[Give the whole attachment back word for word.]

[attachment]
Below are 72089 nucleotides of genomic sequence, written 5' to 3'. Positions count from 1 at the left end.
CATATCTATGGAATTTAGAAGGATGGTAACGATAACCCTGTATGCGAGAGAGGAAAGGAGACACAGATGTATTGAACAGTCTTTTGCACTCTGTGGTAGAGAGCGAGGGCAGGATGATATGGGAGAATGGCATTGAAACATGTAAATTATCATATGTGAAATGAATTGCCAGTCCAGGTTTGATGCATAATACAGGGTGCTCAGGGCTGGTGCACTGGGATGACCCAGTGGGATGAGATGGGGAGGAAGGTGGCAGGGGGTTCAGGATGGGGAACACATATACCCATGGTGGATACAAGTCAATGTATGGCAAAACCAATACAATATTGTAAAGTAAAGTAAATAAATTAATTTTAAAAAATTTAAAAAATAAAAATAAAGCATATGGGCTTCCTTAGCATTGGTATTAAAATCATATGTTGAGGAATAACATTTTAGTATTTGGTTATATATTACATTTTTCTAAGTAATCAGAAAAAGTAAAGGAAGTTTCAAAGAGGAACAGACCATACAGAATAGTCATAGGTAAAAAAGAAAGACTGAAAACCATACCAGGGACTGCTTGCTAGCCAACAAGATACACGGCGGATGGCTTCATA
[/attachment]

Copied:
Below are 72089 nucleotides of genomic sequence, written 5' to 3'. Positions count from 1 at the left end.
CATATCTATGGAATTTAGAAGGATGGTAACGATAACCCTGTATGCGAGAGAGGAAAGGAGACACAGATGTATTGAACAGTCTTTTGCACTCTGTGGTAGAGAGCGAGGGCAGGATGATATGGGAGAATGGCATTGAAACATGTAAATTATCATATGTGAAATGAATTGCCAGTCCAGGTTTGATGCATAATACAGGGTGCTCAGGGCTGGTGCACTGGGATGACCCAGTGGGATGAGATGGGGAGGAAGGTGGCAGGGGGTTCAGGATGGGGAACACATATACCCATGGTGGATACAAGTCAATGTATGGCAAAACCAATACAATATTGTAAAGTAAAGTAAATAAATTAATTTTAAAAAATTTAAAAAATAAAAATAAAGCATATGGGCTTCCTTAGCATTGGTATTAAAATCATATGTTGAGGAATAACATTTTAGTATTTGGTTATATATTACATTTTTCTAAGTAATCAGAAAAAGTAAAGGAAGTTTCAAAGAGGAACAGACCATACAGAATAGTCATAGGTAAAAAAGAAAGACTGAAAACCATACCAGGGACTGCTTGCTAGCCAACAAGATACACGGCGGATGGCTTCATA